10.   You will be asked for the wallet password. Enter the export password you entered when converting the certificate.
      11.   The wallet should open, and the certificate may be displayed as empty – don’t worry about that right now. You should also see the CA certificate under “Trusted Certificates”.
 
 
      12.   Under the Wallet menu, select “Auto Login”. Verify that it was selected by viewing the Wallet menu again; the Auto Login box should now have a check mark.
 
       13.  Under the Wallet menu, select “Exit” to quit the Oracle Wallet Manager application.
       14.   Now you should have 2 files in the directory: ewallet.p12 and cwallet.sso. Both files must be together at the same directory so the OHS can access the wallet.
       15.   Shutdown OHS.
       16.   Modify your OSH ssl.conf (default location should look something like /home/oracle/Middleware/Oracle_WT1/instances/instance1/config/OHS/ohs1/ssl.conf) so the directive SSLWallet points to the directory where you saved both files, for example:
      
      SSLWallet “${ORACLE_INSTANCE}/config/${COMPONENT_TYPE}/${COMPONENT_NAME}/keystores/default
 

 17.   Start OHS and access its HTTPS home page. Inspect the certificate presented by the browser and you should see your new certificate and the CA chain.

 
 

 

Front-ending a SAML Service Provider with OHS

This is a follow-up to one of my previous posts titled Integrating OBIEE 11g into Weblogic’s SAML SSO, where I mention the following when configuring the Service Provider: “The Published Site URL field value is the base URL for federation services on the server. For SAML2, make sure the webcontext path is saml2. This is […]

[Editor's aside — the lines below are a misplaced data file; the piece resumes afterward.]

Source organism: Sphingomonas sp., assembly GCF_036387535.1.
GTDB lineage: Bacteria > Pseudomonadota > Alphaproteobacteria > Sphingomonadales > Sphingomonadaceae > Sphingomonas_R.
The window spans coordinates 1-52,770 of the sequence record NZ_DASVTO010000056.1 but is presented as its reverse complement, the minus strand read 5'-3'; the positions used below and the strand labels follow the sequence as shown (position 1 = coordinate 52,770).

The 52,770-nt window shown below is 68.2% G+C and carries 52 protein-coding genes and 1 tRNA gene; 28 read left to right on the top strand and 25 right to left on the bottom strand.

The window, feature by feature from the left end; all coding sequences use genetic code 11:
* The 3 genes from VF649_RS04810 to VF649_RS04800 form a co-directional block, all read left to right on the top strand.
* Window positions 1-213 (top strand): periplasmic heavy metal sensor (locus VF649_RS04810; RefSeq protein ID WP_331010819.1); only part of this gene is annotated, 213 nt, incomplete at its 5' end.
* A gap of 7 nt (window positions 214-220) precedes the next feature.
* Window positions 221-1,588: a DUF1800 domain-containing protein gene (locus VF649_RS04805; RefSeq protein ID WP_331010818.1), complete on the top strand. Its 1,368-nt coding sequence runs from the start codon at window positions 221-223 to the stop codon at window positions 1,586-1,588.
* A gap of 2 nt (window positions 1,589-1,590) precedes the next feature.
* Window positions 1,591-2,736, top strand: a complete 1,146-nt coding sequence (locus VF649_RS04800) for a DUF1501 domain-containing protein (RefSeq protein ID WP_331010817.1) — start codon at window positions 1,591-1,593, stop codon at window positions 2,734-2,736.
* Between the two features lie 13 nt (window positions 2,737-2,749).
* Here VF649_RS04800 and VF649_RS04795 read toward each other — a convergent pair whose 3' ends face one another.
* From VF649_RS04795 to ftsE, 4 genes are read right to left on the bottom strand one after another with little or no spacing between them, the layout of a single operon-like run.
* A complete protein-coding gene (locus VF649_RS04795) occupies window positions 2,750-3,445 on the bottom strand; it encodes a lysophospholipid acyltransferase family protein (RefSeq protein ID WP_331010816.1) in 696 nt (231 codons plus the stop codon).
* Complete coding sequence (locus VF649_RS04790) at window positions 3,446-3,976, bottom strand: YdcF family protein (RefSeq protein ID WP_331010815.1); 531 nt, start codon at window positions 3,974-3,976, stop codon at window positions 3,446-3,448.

Using a Web Proxy Server with WebCenter Family

The use of a Web Tier is always recommended in a production environment, for security, performance and better control and load management, no matter if is a Intranet, internet or extranet environment.

The most common use for the Web Tier with WebCenter is acting as Reverse Proxy to forward all requests to a frontend WebCenter site to the application server (Figure A), but there’s to many ways to do an enterprise deployment with a web tier and many flavors of web servers and load balancing options.

FigA

Let’s start with the WebLogic plugin with supported webservers. You can found the standard plugins in your WebLogic instalation dir, that will something like “%WEBLOGIC_HOME%/server/plugin/%OS%/”, but I recommend you to download the latest plugin from Oracle’s OTN or eDelivery websites, you will found the Oracle WebLogic Server Web Server Plugins 1.1 or later. With the version 1.1 you will found plugins for Apache 2.2.x (32-Bits and 64-Bits) and for IIS 6+ and IIS 7+. Always confirm the OS support with the WLS Plugin Support Matrix. If you need support for iPlanet 6+ or 7+, you can use the version 1.0. Any throuble to found the files, try search or create to the Oracle support (Ref.: Doc ID 1111903.1).